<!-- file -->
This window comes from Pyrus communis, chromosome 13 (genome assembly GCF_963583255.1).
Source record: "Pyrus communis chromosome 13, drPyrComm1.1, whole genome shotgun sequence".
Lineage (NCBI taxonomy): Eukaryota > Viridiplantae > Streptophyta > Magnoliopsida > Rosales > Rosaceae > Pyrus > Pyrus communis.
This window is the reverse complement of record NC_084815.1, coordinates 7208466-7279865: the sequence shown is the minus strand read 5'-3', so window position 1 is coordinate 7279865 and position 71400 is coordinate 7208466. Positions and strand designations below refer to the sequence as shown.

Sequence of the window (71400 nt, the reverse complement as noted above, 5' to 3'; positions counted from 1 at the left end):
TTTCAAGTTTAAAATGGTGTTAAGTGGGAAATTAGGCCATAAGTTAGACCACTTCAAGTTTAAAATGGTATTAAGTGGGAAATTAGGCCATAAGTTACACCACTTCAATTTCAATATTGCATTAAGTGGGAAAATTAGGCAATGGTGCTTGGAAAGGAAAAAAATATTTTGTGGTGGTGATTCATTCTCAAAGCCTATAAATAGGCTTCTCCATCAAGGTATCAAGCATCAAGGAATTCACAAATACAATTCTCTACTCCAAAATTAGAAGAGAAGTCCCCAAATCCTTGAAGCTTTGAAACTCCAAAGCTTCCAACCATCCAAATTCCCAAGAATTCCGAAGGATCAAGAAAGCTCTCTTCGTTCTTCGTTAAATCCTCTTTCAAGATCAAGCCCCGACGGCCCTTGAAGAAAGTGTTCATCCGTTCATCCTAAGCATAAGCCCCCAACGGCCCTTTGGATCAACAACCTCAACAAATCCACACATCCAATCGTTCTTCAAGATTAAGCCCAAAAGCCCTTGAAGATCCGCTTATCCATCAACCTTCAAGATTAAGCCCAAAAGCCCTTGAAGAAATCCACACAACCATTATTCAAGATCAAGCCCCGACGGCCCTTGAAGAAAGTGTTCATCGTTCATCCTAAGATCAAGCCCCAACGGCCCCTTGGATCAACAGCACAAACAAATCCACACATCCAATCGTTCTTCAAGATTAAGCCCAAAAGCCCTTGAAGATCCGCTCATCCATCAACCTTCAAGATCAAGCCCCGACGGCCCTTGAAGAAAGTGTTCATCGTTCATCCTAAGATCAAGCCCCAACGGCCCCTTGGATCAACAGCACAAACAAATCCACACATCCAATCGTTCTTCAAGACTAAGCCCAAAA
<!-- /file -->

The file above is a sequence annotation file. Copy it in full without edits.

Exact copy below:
This window comes from Pyrus communis, chromosome 13 (genome assembly GCF_963583255.1).
Source record: "Pyrus communis chromosome 13, drPyrComm1.1, whole genome shotgun sequence".
Lineage (NCBI taxonomy): Eukaryota > Viridiplantae > Streptophyta > Magnoliopsida > Rosales > Rosaceae > Pyrus > Pyrus communis.
This window is the reverse complement of record NC_084815.1, coordinates 7208466-7279865: the sequence shown is the minus strand read 5'-3', so window position 1 is coordinate 7279865 and position 71400 is coordinate 7208466. Positions and strand designations below refer to the sequence as shown.

Sequence of the window (71400 nt, the reverse complement as noted above, 5' to 3'; positions counted from 1 at the left end):
TTTCAAGTTTAAAATGGTGTTAAGTGGGAAATTAGGCCATAAGTTAGACCACTTCAAGTTTAAAATGGTATTAAGTGGGAAATTAGGCCATAAGTTACACCACTTCAATTTCAATATTGCATTAAGTGGGAAAATTAGGCAATGGTGCTTGGAAAGGAAAAAAATATTTTGTGGTGGTGATTCATTCTCAAAGCCTATAAATAGGCTTCTCCATCAAGGTATCAAGCATCAAGGAATTCACAAATACAATTCTCTACTCCAAAATTAGAAGAGAAGTCCCCAAATCCTTGAAGCTTTGAAACTCCAAAGCTTCCAACCATCCAAATTCCCAAGAATTCCGAAGGATCAAGAAAGCTCTCTTCGTTCTTCGTTAAATCCTCTTTCAAGATCAAGCCCCGACGGCCCTTGAAGAAAGTGTTCATCCGTTCATCCTAAGCATAAGCCCCCAACGGCCCTTTGGATCAACAACCTCAACAAATCCACACATCCAATCGTTCTTCAAGATTAAGCCCAAAAGCCCTTGAAGATCCGCTTATCCATCAACCTTCAAGATTAAGCCCAAAAGCCCTTGAAGAAATCCACACAACCATTATTCAAGATCAAGCCCCGACGGCCCTTGAAGAAAGTGTTCATCGTTCATCCTAAGATCAAGCCCCAACGGCCCCTTGGATCAACAGCACAAACAAATCCACACATCCAATCGTTCTTCAAGATTAAGCCCAAAAGCCCTTGAAGATCCGCTCATCCATCAACCTTCAAGATCAAGCCCCGACGGCCCTTGAAGAAAGTGTTCATCGTTCATCCTAAGATCAAGCCCCAACGGCCCCTTGGATCAACAGCACAAACAAATCCACACATCCAATCGTTCTTCAAGACTAAGCCCAAAA